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Democrats ask insurers to meet contraceptive coverage mandate

Letter urges health insurance plans to work harder to abide by contraceptive coverage mandate

Sen. Tina Smith, D-Minn., speaks at a news conference on abortion rights on Nov. 1, 2023.
Sen. Tina Smith, D-Minn., speaks at a news conference on abortion rights on Nov. 1, 2023. (Bill Clark/CQ Roll Call)

The House Democratic Women’s Caucus has asked the biggest insurance association to urge insurers to comply with contraceptive coverage requirements and Biden administration guidance issued in January, according to a letter shared first with CQ Roll Call.

The 2010 health care law requires most health plans to cover Food and Drug Administration-approved contraception without a copay for patients going to an in-network health provider. That extends to at least one type of birth control per category, such as emergency contraception or different forms of oral hormonal pills.

But since its inception, the mandate has faced pushback and been the subject of litigation over exceptions and enforcement of what is required.

In January, the Biden administration issued guidance to health insurance companies outlining ways insurers could come into compliance with coverage regulations. The Health and Human Services Department allows insurers to use “reasonable medical management techniques” to determine how many products are covered per category. 

Some patients have reported difficulty accessing certain newer approved forms of contraception or accessing alternative products that may have fewer side effects, according to the National Women’s Law Center, which administers the CoverHer hotline for navigating if an insurer may be incorrectly billing for contraception.

The HHS guidance suggests that insurers use what is known as a therapeutic equivalence standard to ensure a drug with the same therapeutic benefit is still available for patients without cost-sharing or extra red tape. But it does not include a binding enforcement strategy.

The Democratic Women’s Caucus wrote to AHIP President and CEO Mike Tuffin on Thursday urging the group to have its members follow the suggestions HHS outlined. 

“Despite repeated clarification of these requirements from the Departments, multiple investigations — including by the House Oversight Committee — have revealed that plans routinely violate the [2010 health care law] by refusing to cover certain products, imposing administrative hurdles like prior authorizations and step therapy (fail first protocols), and requiring patient cost-sharing,” wrote the 143 House members as well as 13 senators.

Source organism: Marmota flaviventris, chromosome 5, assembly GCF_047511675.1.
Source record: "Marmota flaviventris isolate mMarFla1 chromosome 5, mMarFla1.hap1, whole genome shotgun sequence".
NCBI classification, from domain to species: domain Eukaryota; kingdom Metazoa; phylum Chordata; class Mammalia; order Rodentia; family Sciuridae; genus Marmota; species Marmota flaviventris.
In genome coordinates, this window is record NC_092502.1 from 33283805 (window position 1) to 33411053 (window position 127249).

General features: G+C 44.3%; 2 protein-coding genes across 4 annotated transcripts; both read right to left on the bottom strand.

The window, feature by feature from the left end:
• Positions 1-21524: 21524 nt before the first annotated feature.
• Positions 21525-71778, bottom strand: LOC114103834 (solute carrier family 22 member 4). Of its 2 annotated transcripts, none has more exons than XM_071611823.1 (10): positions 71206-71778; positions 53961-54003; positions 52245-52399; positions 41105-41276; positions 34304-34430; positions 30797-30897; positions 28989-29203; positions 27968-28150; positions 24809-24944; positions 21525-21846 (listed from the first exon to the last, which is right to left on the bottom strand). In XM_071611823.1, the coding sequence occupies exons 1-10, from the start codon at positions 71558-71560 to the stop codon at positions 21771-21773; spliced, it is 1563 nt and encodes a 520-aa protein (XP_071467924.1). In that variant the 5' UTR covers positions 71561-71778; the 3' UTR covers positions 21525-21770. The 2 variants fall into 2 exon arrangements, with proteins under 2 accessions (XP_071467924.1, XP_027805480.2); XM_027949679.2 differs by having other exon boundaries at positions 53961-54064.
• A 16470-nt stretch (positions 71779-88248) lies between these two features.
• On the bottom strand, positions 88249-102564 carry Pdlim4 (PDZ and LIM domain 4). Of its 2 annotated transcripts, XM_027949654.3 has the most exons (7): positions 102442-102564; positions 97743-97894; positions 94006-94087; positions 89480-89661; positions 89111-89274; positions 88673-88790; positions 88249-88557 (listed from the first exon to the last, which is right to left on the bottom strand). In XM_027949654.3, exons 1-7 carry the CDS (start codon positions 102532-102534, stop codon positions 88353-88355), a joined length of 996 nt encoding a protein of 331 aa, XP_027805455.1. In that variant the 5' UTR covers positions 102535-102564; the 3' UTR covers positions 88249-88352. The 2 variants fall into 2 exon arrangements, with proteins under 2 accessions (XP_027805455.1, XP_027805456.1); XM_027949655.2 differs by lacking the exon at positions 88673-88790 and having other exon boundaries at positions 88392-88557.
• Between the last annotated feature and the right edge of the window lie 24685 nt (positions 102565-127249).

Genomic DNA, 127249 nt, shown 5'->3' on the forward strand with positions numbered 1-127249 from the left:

The members asked Tuffin to respond if insurance plans will be adopting the standard and when; how plans that will not adopt the standard intend to comply with the coverage requirement and if any member plans have been using techniques to deny coverage as described in the HHS guidance. 
The letter also seeks clarity on which plans have an exceptions process publicly available on their websites for when a therapeutically equivalent product does not work for a patient.

The letter requests a response by March 1 and is led by DWC Chair Lois Frankel of Florida and DWC Policy Co-Chairs Ayanna S. Pressley of Massachusetts, Kathy Manning of North Carolina and Judy Chu of California.

Elizabeth Warren of Massachusetts, Catherine Cortez Masto of Nevada and Tina Smith of Minnesota are the Senate co-leads.

“Insurers are mandated under the Affordable Care Act to cover FDA-approved contraception, but that doesn’t stop them from consistently looking for loopholes to get out of this requirement,” Smith said. “When patients are prescribed birth control by their doctor, they shouldn’t get told their medication is not covered by insurance — plans need to comply with federal law.”

She added that the letter is part of a “larger push among Democrats in Congress to make sure women in America have the right to accessible and affordable contraception.” She also called on the Senate to pass her birth control bill or one of the others that address the issue.

The push for clarity around contraceptive coverage is not new to Congress.

In 2022, the then-House Oversight and Reform Committee released a report looking at 34 types of contraception commonly excluded from plans’ coverage. And in 2021, Sens. Ron Wyden, D-Ore., and Patty Murray, D-Wash., wrote to the secretaries of HHS, Treasury and Labor asking for guidance clarifying payers’ obligations in covering contraception.

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